Take this as an example. An enthusiastic company want to generate a new beverage offering that is due to launch in an up and coming developing market – let’s call it ‘Circular Soda’… for now. They want something that has the kudos of being ‘Circular’, which seems an attractive USP for a marketing message. Time is spent identifying the right grade of rPET (recycled PET plastic); starting with a circular material in the first place seems like a great idea. But… when the brand launches with sustainable claims emblazoned on the label, it’s not long before journalists realize that this ‘recyclable’ rPET is not being recycled in practice, as there is no recovery or recycling infrastructure in this market! Context is king… had the company thought it through a ‘circular’ solution, based around recycling, is actually not the best fit for this market, even if it is perfect for other regions. Sadly, in some instances, this kind of example is not that far from the truth.

A great real-world example is our old ‘frenemy’ the plastic bag. Few are aware that this innovation in 1959 had sustainable circularity front and center in the mind of its Swedish designer, Sten Gustaf Thulin. Sten calculated that a plastic bag that could be reused time and time again was a far more durable and far less energy intensive product than the common 1950s cotton or paper bags. He always carried his beloved innovation in his pocket, just in case he found himself doing a spot of shopping… (70 years later we find ourselves reaching into our own pockets for Sten’s reusable bag, in a consumer culture that aspires to be more circular… if only we could remember not to leave them in the car!) Unfortunately, the context that became king in the 1950s and decades following was convenience. Bags were so cheap to produce and so desirable for consumers as a disposable convenience, that Sten’s planet-positive pack has become a slur on sustainable living. This is where the introduction of filters in the process of innovation is key. What are the factors that might pervert intended circularity, and how can the design counter this?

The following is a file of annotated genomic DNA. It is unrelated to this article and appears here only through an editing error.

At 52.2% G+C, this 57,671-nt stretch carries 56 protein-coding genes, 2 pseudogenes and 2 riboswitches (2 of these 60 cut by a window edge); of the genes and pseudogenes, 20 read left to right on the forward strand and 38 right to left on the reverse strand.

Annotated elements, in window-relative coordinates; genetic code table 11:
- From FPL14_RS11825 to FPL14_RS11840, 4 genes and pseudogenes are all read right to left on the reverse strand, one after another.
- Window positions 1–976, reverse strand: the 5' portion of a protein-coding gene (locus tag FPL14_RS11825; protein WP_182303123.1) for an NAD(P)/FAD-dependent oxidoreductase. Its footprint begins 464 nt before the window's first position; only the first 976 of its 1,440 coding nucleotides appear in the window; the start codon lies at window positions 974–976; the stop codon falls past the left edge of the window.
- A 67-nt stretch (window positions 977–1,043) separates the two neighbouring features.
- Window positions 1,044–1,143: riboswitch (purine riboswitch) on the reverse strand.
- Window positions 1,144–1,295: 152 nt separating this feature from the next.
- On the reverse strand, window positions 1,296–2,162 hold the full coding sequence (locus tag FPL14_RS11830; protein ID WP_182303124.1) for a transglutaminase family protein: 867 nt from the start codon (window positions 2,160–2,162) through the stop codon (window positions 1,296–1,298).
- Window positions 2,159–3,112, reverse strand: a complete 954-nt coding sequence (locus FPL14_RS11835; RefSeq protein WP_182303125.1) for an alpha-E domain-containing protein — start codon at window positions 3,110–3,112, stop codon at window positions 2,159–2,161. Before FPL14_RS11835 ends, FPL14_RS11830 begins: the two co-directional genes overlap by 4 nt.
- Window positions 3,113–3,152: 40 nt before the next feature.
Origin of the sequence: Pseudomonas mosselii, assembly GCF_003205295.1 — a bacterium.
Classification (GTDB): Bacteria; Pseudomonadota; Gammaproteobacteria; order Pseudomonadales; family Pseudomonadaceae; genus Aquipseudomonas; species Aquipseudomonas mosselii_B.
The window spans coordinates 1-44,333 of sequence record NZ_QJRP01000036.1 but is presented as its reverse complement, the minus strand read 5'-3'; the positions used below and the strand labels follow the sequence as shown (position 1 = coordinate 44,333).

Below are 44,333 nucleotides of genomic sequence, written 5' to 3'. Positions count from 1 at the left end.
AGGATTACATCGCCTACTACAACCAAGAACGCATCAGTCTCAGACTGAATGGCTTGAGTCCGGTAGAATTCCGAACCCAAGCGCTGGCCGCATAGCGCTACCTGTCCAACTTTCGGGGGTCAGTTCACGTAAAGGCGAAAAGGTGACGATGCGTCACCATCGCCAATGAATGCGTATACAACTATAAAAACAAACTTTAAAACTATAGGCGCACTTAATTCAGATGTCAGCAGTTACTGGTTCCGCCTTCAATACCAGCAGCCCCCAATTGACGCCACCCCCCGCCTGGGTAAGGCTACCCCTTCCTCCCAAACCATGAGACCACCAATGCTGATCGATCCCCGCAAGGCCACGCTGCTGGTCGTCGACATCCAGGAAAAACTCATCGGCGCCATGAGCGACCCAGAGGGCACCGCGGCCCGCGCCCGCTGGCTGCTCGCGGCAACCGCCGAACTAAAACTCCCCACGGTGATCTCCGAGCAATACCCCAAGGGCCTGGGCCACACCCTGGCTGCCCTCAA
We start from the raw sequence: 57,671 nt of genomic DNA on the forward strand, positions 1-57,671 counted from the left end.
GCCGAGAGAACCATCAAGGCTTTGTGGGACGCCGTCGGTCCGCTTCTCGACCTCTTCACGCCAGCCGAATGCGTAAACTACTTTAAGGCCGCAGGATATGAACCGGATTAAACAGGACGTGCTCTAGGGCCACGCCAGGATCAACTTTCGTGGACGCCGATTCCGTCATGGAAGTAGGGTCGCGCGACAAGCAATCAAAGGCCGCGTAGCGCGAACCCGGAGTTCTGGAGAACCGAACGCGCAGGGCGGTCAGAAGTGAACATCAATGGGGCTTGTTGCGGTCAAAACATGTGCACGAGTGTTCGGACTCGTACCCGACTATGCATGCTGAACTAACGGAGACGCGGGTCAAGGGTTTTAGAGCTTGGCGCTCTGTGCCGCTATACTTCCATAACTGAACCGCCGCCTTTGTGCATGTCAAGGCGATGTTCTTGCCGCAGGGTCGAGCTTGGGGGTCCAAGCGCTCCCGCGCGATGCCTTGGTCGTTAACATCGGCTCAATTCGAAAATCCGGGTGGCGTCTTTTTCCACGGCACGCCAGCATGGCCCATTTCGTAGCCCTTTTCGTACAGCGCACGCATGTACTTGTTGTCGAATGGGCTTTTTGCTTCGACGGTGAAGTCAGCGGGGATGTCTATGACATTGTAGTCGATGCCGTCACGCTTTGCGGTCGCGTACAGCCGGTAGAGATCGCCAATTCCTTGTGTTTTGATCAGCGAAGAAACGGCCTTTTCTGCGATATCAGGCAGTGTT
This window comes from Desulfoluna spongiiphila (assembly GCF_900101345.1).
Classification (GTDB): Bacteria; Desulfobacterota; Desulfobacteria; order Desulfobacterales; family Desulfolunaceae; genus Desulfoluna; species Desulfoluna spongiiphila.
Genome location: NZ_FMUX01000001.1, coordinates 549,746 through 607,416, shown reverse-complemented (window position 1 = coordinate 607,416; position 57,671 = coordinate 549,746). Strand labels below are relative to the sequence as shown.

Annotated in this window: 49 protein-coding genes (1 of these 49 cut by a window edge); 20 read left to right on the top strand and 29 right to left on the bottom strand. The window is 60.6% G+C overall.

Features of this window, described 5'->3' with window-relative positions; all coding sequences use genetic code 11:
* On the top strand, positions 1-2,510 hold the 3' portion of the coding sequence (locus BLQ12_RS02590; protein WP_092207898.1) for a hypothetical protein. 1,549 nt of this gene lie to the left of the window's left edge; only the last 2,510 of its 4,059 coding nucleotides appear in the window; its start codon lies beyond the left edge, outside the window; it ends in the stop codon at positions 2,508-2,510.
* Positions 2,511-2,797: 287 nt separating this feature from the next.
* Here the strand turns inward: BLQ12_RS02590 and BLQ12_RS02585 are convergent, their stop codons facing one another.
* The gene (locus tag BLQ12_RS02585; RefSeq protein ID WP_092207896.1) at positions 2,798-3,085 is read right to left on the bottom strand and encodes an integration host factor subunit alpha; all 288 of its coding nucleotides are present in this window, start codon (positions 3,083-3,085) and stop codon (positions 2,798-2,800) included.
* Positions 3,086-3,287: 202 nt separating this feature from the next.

Back in the boardroom, chief execs are still looking at the circle on the screen and scratching their heads with a killer question in mind.

How do we put circularity in context?

At CDP, our Circularity in Context model enables client teams to look at a brief through a broader lens, with the ability to consider what’s happening now as well as what will influence innovation in future, via 4 key filters that will help drive our understanding of which circular opportunities are most applicable. These filters extend far beyond the business or product itself, looking at the wider ecosystem and emerging trends that are shaping it.